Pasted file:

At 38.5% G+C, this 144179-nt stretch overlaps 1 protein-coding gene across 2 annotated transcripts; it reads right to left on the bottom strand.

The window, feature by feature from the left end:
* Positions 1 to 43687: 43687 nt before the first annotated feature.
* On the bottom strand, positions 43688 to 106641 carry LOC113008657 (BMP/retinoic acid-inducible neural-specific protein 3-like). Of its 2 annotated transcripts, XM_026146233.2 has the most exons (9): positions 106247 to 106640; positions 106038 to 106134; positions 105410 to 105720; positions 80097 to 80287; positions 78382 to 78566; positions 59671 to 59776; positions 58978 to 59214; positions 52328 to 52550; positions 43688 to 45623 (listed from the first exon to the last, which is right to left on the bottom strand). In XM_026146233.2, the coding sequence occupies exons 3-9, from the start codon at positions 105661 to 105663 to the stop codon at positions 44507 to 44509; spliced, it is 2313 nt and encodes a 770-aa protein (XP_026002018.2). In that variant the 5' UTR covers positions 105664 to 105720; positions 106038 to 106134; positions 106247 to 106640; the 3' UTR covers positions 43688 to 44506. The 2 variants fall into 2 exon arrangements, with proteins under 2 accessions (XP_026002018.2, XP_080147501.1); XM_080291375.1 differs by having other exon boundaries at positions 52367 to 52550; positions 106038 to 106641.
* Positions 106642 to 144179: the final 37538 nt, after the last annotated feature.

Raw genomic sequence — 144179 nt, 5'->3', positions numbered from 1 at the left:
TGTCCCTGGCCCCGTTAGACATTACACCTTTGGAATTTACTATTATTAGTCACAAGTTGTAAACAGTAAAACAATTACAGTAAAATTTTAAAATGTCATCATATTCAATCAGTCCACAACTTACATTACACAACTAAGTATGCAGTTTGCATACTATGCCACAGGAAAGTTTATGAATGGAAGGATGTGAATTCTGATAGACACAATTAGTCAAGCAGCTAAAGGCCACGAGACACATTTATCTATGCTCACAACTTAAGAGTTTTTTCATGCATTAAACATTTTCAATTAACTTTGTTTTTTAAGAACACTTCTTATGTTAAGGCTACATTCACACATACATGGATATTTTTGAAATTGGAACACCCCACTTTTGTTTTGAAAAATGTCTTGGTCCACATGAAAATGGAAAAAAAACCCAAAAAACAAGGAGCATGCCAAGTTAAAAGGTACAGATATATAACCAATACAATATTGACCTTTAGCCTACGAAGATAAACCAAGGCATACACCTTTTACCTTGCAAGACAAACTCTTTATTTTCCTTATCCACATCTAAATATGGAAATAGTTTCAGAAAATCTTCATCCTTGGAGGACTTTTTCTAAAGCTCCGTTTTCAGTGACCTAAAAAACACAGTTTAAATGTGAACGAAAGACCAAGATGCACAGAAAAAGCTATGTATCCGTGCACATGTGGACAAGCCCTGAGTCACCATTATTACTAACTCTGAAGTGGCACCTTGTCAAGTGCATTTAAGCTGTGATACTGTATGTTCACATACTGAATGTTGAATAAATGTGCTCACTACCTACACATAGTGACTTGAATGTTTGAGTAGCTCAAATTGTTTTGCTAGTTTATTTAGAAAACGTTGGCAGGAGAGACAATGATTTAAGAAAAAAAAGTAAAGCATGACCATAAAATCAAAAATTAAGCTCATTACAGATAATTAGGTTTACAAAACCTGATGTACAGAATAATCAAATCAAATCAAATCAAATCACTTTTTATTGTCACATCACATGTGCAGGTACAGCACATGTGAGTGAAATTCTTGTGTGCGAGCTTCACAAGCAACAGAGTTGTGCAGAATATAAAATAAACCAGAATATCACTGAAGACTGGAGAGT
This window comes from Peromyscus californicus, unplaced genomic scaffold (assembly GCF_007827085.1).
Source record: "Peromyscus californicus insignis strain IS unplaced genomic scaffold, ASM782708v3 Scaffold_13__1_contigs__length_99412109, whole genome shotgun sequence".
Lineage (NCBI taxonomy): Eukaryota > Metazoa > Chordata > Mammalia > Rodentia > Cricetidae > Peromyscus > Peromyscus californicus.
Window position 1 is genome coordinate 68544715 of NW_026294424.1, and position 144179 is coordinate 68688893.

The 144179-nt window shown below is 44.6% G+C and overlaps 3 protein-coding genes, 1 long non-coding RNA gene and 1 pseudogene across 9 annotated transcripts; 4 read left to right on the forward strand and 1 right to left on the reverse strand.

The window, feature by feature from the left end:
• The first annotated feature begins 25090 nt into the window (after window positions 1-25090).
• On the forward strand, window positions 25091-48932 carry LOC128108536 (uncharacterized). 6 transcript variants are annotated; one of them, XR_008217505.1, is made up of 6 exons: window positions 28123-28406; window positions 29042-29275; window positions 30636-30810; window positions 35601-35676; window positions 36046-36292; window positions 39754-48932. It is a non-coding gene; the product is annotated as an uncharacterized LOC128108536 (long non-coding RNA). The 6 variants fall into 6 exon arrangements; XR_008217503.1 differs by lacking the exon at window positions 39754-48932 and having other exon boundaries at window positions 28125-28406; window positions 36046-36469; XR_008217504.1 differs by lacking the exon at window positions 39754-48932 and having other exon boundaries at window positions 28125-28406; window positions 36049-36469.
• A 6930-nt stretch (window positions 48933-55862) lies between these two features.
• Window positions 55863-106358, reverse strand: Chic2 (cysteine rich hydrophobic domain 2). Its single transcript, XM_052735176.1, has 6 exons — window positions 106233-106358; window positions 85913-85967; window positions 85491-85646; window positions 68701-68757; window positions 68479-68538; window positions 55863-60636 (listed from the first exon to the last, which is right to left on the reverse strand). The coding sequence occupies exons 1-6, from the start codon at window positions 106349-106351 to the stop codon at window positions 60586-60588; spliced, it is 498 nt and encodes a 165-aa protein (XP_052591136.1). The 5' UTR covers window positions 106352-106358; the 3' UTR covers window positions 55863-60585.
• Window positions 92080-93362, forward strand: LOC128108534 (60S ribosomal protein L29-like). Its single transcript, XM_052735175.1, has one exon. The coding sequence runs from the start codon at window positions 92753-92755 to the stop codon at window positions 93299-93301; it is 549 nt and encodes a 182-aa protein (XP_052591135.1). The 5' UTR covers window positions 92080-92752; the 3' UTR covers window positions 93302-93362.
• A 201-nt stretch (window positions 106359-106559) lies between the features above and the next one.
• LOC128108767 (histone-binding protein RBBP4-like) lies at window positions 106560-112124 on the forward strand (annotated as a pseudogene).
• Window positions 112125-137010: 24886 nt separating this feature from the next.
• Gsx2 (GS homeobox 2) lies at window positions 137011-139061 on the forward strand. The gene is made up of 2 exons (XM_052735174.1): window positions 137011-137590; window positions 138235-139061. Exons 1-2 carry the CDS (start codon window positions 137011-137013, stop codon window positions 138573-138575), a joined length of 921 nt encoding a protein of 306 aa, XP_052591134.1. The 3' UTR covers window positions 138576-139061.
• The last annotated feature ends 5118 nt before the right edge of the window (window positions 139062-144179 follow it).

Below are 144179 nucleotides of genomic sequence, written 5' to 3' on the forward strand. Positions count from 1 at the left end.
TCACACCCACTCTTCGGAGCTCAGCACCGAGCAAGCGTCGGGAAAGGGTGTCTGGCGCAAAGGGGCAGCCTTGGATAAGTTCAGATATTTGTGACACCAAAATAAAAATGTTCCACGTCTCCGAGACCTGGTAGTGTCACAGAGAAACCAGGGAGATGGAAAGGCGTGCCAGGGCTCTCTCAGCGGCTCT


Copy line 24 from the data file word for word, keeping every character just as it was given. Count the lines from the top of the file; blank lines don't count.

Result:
Below are 144179 nucleotides of genomic sequence, written 5' to 3' on the forward strand. Positions count from 1 at the left end.